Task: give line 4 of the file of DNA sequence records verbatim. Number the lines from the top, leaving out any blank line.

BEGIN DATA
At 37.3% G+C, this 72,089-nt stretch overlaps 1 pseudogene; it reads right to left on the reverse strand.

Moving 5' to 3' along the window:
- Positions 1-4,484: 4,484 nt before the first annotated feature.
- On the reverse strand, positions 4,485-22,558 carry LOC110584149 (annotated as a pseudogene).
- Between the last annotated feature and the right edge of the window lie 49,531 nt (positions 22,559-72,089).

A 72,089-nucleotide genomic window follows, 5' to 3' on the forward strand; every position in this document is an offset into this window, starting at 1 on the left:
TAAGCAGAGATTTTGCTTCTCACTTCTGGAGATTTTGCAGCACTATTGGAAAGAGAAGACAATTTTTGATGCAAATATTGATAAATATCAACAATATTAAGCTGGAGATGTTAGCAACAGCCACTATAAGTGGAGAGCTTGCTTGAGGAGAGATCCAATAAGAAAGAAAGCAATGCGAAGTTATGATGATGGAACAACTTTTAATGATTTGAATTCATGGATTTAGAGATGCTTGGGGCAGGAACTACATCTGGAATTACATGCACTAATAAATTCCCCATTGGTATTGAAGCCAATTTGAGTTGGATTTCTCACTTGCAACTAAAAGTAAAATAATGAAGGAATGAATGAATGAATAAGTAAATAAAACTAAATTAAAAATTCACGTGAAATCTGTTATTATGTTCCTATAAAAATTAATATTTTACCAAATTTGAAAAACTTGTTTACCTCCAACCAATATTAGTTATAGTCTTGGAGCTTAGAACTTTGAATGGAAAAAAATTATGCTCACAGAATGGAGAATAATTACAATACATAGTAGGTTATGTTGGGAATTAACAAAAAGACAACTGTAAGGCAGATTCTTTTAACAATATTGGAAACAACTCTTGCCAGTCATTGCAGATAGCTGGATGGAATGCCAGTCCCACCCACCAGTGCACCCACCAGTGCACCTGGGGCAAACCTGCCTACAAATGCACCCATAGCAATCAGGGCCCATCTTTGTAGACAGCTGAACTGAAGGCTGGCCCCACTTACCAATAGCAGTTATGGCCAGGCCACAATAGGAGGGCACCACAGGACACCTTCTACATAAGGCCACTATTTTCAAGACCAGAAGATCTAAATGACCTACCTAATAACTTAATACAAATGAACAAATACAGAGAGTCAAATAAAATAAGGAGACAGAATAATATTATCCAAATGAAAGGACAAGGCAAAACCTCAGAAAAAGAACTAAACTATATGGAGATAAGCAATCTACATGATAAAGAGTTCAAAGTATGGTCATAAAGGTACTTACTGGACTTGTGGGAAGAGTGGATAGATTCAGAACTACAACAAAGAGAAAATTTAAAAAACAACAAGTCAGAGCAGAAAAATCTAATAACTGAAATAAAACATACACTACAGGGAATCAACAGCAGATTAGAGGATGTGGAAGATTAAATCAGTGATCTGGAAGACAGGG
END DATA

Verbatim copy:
- On the reverse strand, positions 4,485-22,558 carry LOC110584149 (annotated as a pseudogene).